Should you be worried about death taxes?
Many Pennsylvania seniors share similar financial and estate planning concerns and goals. We want to be sure that we have enough resources to provide for our needs during our lifetime. And we want to pass a little something – as much as possible really – on to our families after our deaths.
For most of us, death taxes are a nuisance, but won’t prevent us from reaching these planning goals. Death taxes don’t affect our lifetime financial security because they only come into play when we die. And with proper planning they won’t affect the financial security of our spouse because in most cases there is no tax on what we leave to our surviving husband or wife.
For most of us death taxes hit our families only when both spouses are gone and our home and savings pass to our children or other heirs. At that point, they usually do take a bite.
Here is my simplified overview of how death taxes apply for Pennsylvania residents. [The following information is based on the tax laws as they exist in September 2020.]
Death taxes are imposed by two taxing authorities: state and federal.
Federal Transfer Taxes
The federal government imposes a set of taxes (estate, gift, and generation-skipping) on the transfer of wealth. Under current law few families are affected.
Generally, there is no tax on what you leave to your spouse or charity. And there is no tax on the first $11.58 million (in 2020) that passes to your other heirs. This means that a married couple can protect 23.16 million from the tax. These exclusions increase each year with inflation. There is the potential that the exclusion amounts could be reduced in the future, but they will still likely be more than most people require. If you are one of the few people who do have an estate over the exclusion limits you need to plan to avoid or limit federal transfer taxes. The tax rate is high – the federal estate tax is 40% on the excess – but that tax can be greatly reduced or eliminated by good advance estate planning.
While a 40% federal death tax is severe, it doesn’t affect many people. Fewer than 1% of all estates are subject to federal estate tax. For most of us, it is not a worry. [Note, however, that the current estate tax structure is set to expire after 2025. In addition, nothing prevents future lawmakers from reducing the exemption amounts or increasing the tax rate.]
Pennsylvania Inheritance Tax
The Pennsylvania inheritance tax applies to the things that Pennsylvania residents leave to their children, grandchildren and other non-spouse heirs. It will impact most Pennsylvania families.
Inheritance tax is imposed as a percentage of the value of a decedent’s estate transferred to beneficiaries whether the assets pass through probate or not. There is no bottom threshold – even small estates are subject to PA inheritance tax. The tax also applies to transfers made by a decedent within a year of death to the extent in excess of $3,000. The tax rate varies depending on the relationship of the heir to the decedent.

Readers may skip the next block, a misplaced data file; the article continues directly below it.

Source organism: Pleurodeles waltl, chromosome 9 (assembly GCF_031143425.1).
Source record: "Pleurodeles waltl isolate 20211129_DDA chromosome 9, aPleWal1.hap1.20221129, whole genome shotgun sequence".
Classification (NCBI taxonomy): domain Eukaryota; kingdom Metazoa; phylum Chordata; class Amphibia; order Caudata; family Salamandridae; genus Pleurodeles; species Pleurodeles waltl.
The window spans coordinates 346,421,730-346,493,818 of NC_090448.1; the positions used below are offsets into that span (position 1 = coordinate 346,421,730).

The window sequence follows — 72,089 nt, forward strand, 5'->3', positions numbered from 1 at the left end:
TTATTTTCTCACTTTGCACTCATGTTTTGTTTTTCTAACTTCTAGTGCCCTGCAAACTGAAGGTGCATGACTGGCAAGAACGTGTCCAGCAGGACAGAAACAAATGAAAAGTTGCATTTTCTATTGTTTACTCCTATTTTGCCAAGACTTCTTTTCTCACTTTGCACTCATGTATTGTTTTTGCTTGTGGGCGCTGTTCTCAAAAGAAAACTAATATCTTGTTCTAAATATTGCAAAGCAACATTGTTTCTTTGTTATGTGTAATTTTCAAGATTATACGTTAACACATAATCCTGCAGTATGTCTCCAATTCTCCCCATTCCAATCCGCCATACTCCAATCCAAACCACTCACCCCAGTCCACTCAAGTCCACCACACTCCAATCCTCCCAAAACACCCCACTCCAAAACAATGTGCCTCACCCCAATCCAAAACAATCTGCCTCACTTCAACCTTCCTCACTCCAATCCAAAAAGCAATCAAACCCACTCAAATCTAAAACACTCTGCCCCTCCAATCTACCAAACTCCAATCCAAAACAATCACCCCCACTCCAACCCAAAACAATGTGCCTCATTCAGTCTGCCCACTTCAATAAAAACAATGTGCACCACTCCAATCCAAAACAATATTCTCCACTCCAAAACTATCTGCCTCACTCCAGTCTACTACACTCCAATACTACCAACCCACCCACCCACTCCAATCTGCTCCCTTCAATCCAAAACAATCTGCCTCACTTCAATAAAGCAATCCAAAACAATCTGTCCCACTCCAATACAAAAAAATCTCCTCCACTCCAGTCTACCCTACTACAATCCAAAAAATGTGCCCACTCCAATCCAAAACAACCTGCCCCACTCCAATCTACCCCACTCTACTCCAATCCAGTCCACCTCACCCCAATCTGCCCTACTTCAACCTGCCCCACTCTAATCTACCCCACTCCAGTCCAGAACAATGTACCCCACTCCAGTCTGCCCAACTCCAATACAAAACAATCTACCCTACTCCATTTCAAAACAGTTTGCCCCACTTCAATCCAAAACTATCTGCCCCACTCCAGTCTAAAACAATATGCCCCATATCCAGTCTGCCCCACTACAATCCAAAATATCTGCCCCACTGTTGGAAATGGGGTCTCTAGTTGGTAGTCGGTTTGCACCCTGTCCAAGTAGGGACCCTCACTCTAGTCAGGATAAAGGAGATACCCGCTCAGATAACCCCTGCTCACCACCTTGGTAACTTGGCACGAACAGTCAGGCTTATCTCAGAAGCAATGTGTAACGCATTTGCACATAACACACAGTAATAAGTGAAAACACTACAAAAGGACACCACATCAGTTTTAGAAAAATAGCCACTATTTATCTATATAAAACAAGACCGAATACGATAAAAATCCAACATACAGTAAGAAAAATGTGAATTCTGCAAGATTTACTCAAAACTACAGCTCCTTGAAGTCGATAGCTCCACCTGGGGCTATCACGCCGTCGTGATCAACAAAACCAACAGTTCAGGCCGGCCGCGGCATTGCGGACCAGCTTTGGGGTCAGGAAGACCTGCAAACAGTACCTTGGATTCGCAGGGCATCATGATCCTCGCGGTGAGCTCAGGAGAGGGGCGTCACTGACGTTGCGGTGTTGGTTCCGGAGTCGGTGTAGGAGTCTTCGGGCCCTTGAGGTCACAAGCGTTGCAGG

With a few special exceptions the rates for Pennsylvania inheritance tax are as follows:
- – 0 percent on transfers to a surviving spouse, to a child age 21 or under from a parent, and to a parent from a child aged 21 or younger;
- – 4.5 percent on other transfers to direct descendants and lineal heirs (see below for definitions);
- – 12 percent on transfers to siblings; and
- – 15 percent on transfers to other heirs, except charitable organizations, exempt institutions and government entities exempt from tax.
“Direct descendants” include natural children of parents and their descendants (whether or not they have been adopted by others), adopted descendants and their descendants and step-descendants. “Lineal heirs” include grandfathers, grandmothers, fathers, mothers and their children. “Children” include natural children (whether or not they have been adopted by others), adopted children and step-children.
There are some inheritance tax exemptions written into the law. The proceeds of life insurance policies on the decedent’s life are not taxed, and special rules may apply to IRAs and other retirement plans. In addition, real estate and physical objects located in another state are not subject to Pennsylvania inheritance tax.
Certain farm land and other agricultural property may be exempt from Pennsylvania inheritance tax, provided the property is transferred to eligible recipients. For more information about these agricultural exemptions and related requirements, see my earlier post: Pennsylvania eliminates tax on inheritance of family farms if law’s conditions are met.
Inheritance tax payments are due upon the death of the decedent and become delinquent nine months after the individual’s death. If inheritance tax is paid within three months of the decedent’s death, a 5 percent discount is allowed.
While the Pennsylvania inheritance tax can take a bite out of your estate, it is rarely devastating. Let’s say that when you die, your leave your home and investments to your children and that the net value of the inheritance is $300,000. The PA inheritance tax would be 4 ½% of that, or $13,500, and the children would receive $286,500 in value.
If the $300,000 estate were left to a brother or sister the toll would be much higher. The PA inheritance tax would be 12% of that, or $36,000.
[This posting is an update of an article I originally posted on April 8, 2018.]